The combined proposal will include sites in Arlington, Bellevue, Bothell, Everett, Kenmore, Marysville, Renton, Lynnwood, Tukwila and land owned by the Tulalip Tribes. Notably absent — Tacoma.

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Nine cities in King and Snohomish counties as well as the Tulalip Tribes are joining forces in a bid to land Amazon’s second headquarters, launching a longshot effort to keep the retail giant’s HQ2 in the neighborhood of its first.

King County Executive Dow Constantine and Dave Somers, his Snohomish County counterpart, announced their intent Thursday to submit a single proposal with multiple potential sites for Amazon to consider.

That bid will not contain an offer from Seattle, home to Amazon’s existing headquarters and about 41,000 employees. But the combined King-Snohomish proposal will include sites in Arlington, Bellevue, Bothell, Everett, Kenmore, Marysville, Renton, Lynnwood, Tukwila and land owned by the Tulalip Tribes.

“It’s an amazing place, and we think Amazon should grow here,” Somers said at a news conference Thursday to announce the effort.

Amazon’s HQ & HQ2

Many have interpreted Amazon’s unusual public continentwide search, which has drawn more than 140 announced bidders, as an indication that executives thought the company needed to grow beyond the Pacific Northwest. But Amazon officials have said they wouldn’t rule out bids from Washington state or even Seattle.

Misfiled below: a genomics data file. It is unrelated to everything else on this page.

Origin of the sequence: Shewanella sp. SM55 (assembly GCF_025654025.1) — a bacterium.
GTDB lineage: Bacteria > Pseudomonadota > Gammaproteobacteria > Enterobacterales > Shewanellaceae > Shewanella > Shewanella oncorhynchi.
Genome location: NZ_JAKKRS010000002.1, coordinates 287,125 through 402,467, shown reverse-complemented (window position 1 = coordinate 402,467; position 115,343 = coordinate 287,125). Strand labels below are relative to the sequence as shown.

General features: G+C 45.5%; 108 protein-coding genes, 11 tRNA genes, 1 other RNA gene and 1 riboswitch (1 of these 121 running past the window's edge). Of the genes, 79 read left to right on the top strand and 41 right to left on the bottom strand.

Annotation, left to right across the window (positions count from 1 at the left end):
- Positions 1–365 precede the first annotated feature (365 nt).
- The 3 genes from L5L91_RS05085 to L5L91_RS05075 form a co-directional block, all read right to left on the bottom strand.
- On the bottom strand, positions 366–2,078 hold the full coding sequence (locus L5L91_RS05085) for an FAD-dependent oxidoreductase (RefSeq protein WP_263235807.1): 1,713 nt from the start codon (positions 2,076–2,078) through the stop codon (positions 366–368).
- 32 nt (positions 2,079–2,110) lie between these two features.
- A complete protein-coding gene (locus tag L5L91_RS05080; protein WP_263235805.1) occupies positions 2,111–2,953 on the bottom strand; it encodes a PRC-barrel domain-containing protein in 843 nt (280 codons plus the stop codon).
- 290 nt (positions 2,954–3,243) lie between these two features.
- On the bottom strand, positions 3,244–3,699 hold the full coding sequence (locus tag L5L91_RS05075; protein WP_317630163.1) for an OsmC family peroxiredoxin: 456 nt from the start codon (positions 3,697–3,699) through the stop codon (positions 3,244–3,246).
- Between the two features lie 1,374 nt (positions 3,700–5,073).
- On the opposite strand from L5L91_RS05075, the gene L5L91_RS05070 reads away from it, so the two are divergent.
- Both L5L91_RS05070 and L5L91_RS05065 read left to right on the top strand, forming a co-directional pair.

“Clearly if Amazon for business reasons thinks they need to diversify geographically, we have an uphill battle on our hands,” Constantine said. “On the other hand, we have a very strong card to play. We are already home to Amazon.”

The region’s bids are anchored largely to development projects already in progress or on the drawing board.

Renton plans to suggest the Southport office project adjacent to the base of Lake Washington. Tukwila will recommend a patch of land, between Interstate 5 and the Green River, that’s among the hundreds of acres owned by the Segale family. Marysville and Arlington put forward their joint Manufacturing Industrial Center, a massive, 4,019-acre plot of mostly undeveloped land.

Both counties’ leaders said the bid was partly an exercise in flexing their corporate recruiting muscles, a sort of trial run for the kind of regional pitches they hope to make to other companies in the future.

“It is about our ability to unite as a region,” Constantine said.

That ability has its limits.

Absent from Thursday’s news conference: Tacoma. Officials from the city and Pierce County have said they are also working on proposals for Amazon’s headquarters.

In a news release Thursday, the Economic Development Board for Tacoma-Pierce County confirmed it would submit its own “South Sound” bid. Bruce Kendall, the development group’s chief executive, had previously said the proposal would be centered, for Amazon’s initial build out, around sites in downtown Tacoma.

Amazon’s request for proposals appeared to mandate that the three most populous Western Washington counties submit a single document. A line on the first page of Amazon’s document invites bids sent “in conjunction with and on behalf of your metropolitan statistical area” (MSA).

The Seattle MSA includes King, Pierce and Snohomish counties.

Constantine said he didn’t think separate bids would disqualify them in Amazon’s eyes.

He also addressed concerns about the enormous pressure Amazon’s growth has placed on Seattle and neighboring cities, with critics linking the company’s presence to rising housing costs, traffic snarls and issues like homelessness. Amazon’s growth, he said, has been a good thing for the region as it seeks to house the next phase of the company’s expansion.

“Prosperity has brought with it challenges,” Constantine said. “But it is very much better than the alternative.”